Andrew Beard

Max – I just ran across your question re: type of surgical blade. If it has been answered to your satisfaction, my apologies for this late comment.

Anyway, my experiences have led me to use a “post mortem” carbon steel #11 scalpel, rather than stainless steel. Carbon steel blades are sharper than stainless steel; although they may not stay sharp as long — sharpening the blades is a snap and can usually be sharpened 5-10 times. Hope this has been useful for you.

Andrew Beard

John Vanderschrier

Thanks for a great website. I used what I had learned from this video to make stringing and bandings for a tea caddy I’m making. Thanks again

Nice one, I will have to try this.
Great website by the way.

Heinrich Sachse

Thanks Keith. Jeff has the right ‘temperament’ for that work. I run a woodworking school in Johannesburg South Africa and inlay is very popular amongst the students. We watch your videos frequently.

Thanks. Heinrich Sachse

Stephanie Daley

Thanks so much for these amazing videos! I was wondering, where do you purchase the wood to make these inlays? I want to try this, but do not have the materials. Any help you can give me would be greatly appreciated!

Keith’s Note: Irion sources most of their wood from Irion Lumber.

Jim Hall

Excellent video. I am a woodturner and rose engine operator. I want to use stringing in a three dimensional application. What comments and assistance do you have. I have several forms in mind that would really be stunning with good stringing included.

Keith’s Note: Jim, you’ve got me stumped on that one. I would seem you could do some simple multi-dimensional inlays using the techniques that Jeff mentions. Beyond that, I don’t know how it would best be approached. Oh, BTW, I hadn’t heard of a rose engine, but after looking it up, I’ve learned something new again. Thanks.

Excellent step-by-step instructions. This technique will help framed art enthusiasts as well.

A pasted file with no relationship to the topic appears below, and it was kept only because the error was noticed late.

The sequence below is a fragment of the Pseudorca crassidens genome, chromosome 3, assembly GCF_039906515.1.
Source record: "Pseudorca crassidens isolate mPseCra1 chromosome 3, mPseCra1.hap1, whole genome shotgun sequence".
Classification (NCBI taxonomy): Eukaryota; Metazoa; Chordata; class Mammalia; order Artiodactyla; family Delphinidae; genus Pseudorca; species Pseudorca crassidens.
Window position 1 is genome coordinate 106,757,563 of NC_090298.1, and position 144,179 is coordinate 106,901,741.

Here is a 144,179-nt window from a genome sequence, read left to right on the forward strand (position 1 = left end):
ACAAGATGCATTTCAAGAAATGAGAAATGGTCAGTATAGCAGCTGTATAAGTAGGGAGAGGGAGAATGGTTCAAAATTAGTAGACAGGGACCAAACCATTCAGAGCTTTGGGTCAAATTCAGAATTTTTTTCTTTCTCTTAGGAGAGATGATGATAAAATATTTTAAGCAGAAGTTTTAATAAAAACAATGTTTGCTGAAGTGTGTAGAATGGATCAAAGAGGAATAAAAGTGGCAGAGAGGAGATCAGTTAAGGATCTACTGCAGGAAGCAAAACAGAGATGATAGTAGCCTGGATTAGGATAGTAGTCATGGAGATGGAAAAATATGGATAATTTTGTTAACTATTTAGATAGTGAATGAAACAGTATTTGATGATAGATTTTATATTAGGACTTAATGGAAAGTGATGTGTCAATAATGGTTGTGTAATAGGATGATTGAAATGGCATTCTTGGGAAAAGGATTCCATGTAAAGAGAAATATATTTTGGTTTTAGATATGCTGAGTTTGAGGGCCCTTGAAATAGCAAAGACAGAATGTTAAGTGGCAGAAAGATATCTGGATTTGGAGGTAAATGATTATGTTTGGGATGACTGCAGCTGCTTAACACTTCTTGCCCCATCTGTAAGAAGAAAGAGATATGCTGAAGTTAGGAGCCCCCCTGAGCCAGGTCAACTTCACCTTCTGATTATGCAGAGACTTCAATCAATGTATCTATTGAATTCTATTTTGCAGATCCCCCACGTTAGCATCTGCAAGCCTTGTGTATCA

Very interesting to see the process of string inlay. Definitely an art for sure.

Tom Chisler

Very well put together video. I learned more about performing this technique than reading a whole chapter in a training manual. Also would be interested in learning about doing the curved lines in the video. Thanks much.

It was very nice to watch this video of luthier Jeff Williams. Great jig and technique. Thank you!

WOW! It’s too bad more folks haven’t heard about this site, this article covered just the thing I needed to know :D

Keith’s Note: Well I’d invite you and any visitor to spread the word on Facebook, Twitter, etc. Thanks!

Nice work, I love wood inlay, and have started a blog in the hope of sharing ideas. I anyone is interested I’d be happy to talk to them.


I loved this video. I have trying to learn inlay. I would love your to do a video for curve inlay. Do you make your own motif like the one on in the video already inlaid.

Keith’s Note: Thanks for feedback. I wish we could have gotten Jeff to demonstrate his technique for curved inlay at the time of filming at Irion. But, alas, we didn’t have time. As a side note – Irion is now out of business. I great loss to our craft.


Is it better to try to repair inlay on an antique or to start over? If starting over is best, what is the best way to remove the existing inlay?

Keith’s Note: Inlay repairs typically require advanced cabinet making skills. I think your questions is better directed at a local artisan who can assess the value of your antique and provide you with a cost estimate to repair.


Great video! I had to smile, though, when I heard Jeff’s accent. Having grown up in Philadelphia and moved away, it was nice to hear the ‘sounds of home’. Thanks, again, for all the helpful hints.